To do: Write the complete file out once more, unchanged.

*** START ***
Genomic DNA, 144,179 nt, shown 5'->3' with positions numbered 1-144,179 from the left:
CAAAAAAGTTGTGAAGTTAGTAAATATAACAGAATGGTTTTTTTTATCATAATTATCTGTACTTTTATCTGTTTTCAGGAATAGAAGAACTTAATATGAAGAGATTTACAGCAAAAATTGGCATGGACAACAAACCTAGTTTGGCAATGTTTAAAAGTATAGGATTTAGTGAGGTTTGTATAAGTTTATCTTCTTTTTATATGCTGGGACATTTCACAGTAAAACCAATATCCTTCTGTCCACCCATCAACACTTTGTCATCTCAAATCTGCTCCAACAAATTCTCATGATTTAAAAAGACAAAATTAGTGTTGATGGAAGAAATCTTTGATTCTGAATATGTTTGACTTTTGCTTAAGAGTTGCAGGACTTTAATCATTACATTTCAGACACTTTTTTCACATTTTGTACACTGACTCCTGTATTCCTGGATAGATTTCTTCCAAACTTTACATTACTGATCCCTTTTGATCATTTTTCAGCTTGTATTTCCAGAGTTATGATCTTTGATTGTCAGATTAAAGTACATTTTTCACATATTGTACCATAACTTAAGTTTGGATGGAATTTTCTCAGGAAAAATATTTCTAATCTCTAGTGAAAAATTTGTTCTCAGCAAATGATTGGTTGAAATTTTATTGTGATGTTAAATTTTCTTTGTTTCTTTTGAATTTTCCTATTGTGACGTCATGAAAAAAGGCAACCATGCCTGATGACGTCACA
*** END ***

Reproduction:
Genomic DNA, 144,179 nt, shown 5'->3' with positions numbered 1-144,179 from the left:
CAAAAAAGTTGTGAAGTTAGTAAATATAACAGAATGGTTTTTTTTATCATAATTATCTGTACTTTTATCTGTTTTCAGGAATAGAAGAACTTAATATGAAGAGATTTACAGCAAAAATTGGCATGGACAACAAACCTAGTTTGGCAATGTTTAAAAGTATAGGATTTAGTGAGGTTTGTATAAGTTTATCTTCTTTTTATATGCTGGGACATTTCACAGTAAAACCAATATCCTTCTGTCCACCCATCAACACTTTGTCATCTCAAATCTGCTCCAACAAATTCTCATGATTTAAAAAGACAAAATTAGTGTTGATGGAAGAAATCTTTGATTCTGAATATGTTTGACTTTTGCTTAAGAGTTGCAGGACTTTAATCATTACATTTCAGACACTTTTTTCACATTTTGTACACTGACTCCTGTATTCCTGGATAGATTTCTTCCAAACTTTACATTACTGATCCCTTTTGATCATTTTTCAGCTTGTATTTCCAGAGTTATGATCTTTGATTGTCAGATTAAAGTACATTTTTCACATATTGTACCATAACTTAAGTTTGGATGGAATTTTCTCAGGAAAAATATTTCTAATCTCTAGTGAAAAATTTGTTCTCAGCAAATGATTGGTTGAAATTTTATTGTGATGTTAAATTTTCTTTGTTTCTTTTGAATTTTCCTATTGTGACGTCATGAAAAAAGGCAACCATGCCTGATGACGTCACA